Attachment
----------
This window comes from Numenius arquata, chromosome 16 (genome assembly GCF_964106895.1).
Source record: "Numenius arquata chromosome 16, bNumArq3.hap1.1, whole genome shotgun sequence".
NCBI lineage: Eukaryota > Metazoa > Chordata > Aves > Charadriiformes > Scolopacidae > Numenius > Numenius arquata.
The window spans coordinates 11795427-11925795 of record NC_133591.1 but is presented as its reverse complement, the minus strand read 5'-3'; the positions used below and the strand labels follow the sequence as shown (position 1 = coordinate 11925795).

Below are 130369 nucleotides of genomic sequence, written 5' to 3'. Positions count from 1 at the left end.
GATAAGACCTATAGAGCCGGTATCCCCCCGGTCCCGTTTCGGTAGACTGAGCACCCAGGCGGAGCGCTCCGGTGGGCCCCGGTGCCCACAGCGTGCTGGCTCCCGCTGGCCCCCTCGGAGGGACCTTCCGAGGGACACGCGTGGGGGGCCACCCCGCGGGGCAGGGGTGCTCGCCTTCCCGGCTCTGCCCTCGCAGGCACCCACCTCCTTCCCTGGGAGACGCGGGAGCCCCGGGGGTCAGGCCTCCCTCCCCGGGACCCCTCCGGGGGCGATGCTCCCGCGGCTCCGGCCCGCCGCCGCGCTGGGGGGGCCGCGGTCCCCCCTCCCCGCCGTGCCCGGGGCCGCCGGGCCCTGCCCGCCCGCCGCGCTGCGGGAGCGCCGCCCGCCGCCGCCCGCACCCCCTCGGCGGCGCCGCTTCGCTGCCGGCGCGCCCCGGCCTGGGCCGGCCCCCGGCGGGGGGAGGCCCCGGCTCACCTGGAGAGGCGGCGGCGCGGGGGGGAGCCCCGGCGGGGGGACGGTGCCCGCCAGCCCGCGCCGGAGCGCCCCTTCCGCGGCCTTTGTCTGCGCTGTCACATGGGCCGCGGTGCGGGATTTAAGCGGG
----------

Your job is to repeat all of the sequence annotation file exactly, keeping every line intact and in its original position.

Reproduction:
This window comes from Numenius arquata, chromosome 16 (genome assembly GCF_964106895.1).
Source record: "Numenius arquata chromosome 16, bNumArq3.hap1.1, whole genome shotgun sequence".
NCBI lineage: Eukaryota > Metazoa > Chordata > Aves > Charadriiformes > Scolopacidae > Numenius > Numenius arquata.
The window spans coordinates 11795427-11925795 of record NC_133591.1 but is presented as its reverse complement, the minus strand read 5'-3'; the positions used below and the strand labels follow the sequence as shown (position 1 = coordinate 11925795).

Below are 130369 nucleotides of genomic sequence, written 5' to 3'. Positions count from 1 at the left end.
GATAAGACCTATAGAGCCGGTATCCCCCCGGTCCCGTTTCGGTAGACTGAGCACCCAGGCGGAGCGCTCCGGTGGGCCCCGGTGCCCACAGCGTGCTGGCTCCCGCTGGCCCCCTCGGAGGGACCTTCCGAGGGACACGCGTGGGGGGCCACCCCGCGGGGCAGGGGTGCTCGCCTTCCCGGCTCTGCCCTCGCAGGCACCCACCTCCTTCCCTGGGAGACGCGGGAGCCCCGGGGGTCAGGCCTCCCTCCCCGGGACCCCTCCGGGGGCGATGCTCCCGCGGCTCCGGCCCGCCGCCGCGCTGGGGGGGCCGCGGTCCCCCCTCCCCGCCGTGCCCGGGGCCGCCGGGCCCTGCCCGCCCGCCGCGCTGCGGGAGCGCCGCCCGCCGCCGCCCGCACCCCCTCGGCGGCGCCGCTTCGCTGCCGGCGCGCCCCGGCCTGGGCCGGCCCCCGGCGGGGGGAGGCCCCGGCTCACCTGGAGAGGCGGCGGCGCGGGGGGGAGCCCCGGCGGGGGGACGGTGCCCGCCAGCCCGCGCCGGAGCGCCCCTTCCGCGGCCTTTGTCTGCGCTGTCACATGGGCCGCGGTGCGGGATTTAAGCGGG